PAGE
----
Several notes on "order of operations" have appeared - and I'm getting a bit weary of this non-subject. So I have resent my reply below to similar messages on other mail lists. ------------------------------------------------------------- Whenever I see messages about "order of operations" my first reaction is that this topic doesn't belong on a school mathematics mail list. If you are spending time teaching about order of operations you are wasting the students time on a non-mathematical topic - no useful math ideas are being developed or reinforced. Order of Operations has only to do with various versions of conventional laziness when writing math expressions. Before high school, and maybe not even then, there are no situations where expressions get so long and complicated that it would be unwieldy to write them in correct standard form with all parentheses and multiplications appearing rather than being implied according to some calculator convention. Just because the calculator allows us to be lazy in writing expressions, that doesn't mean it's a good idea to do it, and especially not in elementary and middle schools.
By dropping parentheses and multiplication signs much is lost for beginners. The importance of multiplication is diminished by letting it disappear from expressions - a strange way to honor its significance! It also tends to hide from the user of a calculator the fact that a calculator cannot add or multiply more than 2 numbers at one time. When an expression in calculator shorthand is input into a calculator the calculator internally must essentially put in all those ommitted parentheses in order to parse the expression and so decide precisely in what order it will have to proceed to evaluate the expression. Dropping parentheses deemphasizes (until it disappears) the sense of the sequence of time-steps involved in the calculation. After all, the correct definition of a math expression is that it is a "description of how to calculate something" -- so it will take an orderly collection of steps in time to actually carry out the expression evaluation. An expression is not, as sometimes said, a number or a funny name for a number.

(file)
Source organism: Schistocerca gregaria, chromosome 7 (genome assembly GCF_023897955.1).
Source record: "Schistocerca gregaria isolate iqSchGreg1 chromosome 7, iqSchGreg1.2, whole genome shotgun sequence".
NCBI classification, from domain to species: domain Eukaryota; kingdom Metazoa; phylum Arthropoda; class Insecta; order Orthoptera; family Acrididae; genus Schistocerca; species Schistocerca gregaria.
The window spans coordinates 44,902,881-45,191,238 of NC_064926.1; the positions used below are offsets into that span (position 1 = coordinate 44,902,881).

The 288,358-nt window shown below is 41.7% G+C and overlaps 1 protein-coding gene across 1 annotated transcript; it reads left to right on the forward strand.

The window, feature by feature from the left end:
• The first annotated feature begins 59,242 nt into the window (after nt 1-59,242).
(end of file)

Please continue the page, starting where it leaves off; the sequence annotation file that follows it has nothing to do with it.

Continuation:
Another bad effect of dropping multiplication signs is that, if you do it, then in order to reduce the likelihood of confusion, all variables or names of math objects tend to be restricted to single letters (because AB is assumed to be a product, not a single name). This is a bad idea, especially for beginners. Names of variables or quantities should whenever possible be recognizable mnemonic shorthands so that someone can open the book to a page and immediately guess what the expressions stand for, e.g. ageDad, ageSon, Wt, HtA, HtB, LengRope, AreaRec, distPQ, vol, AveX, NumCows, PxTicket. (Math object names should not be exactly the same as the ordinary words used in those situations - that is confusing too.)
My pedagogical rule: Never introduce new shorthand notations until things begin to get complicated enough so that the shorthand might in fact be useful, and only after the student has thoroughly understood the ideas involved and has practiced enough to be fluent in the current notation usage.
Calculator shorthand (conventional order of operations) is exactly that, a sometimes convenient abbreviation of the correct and unambiguous standard method of writing math expressions. In education its use is more harmful than helpful. -- Ladnor Geissinger Math Dept, CB 3250 Phillips Hall Univ of North Carolina Chapel Hill NC 27599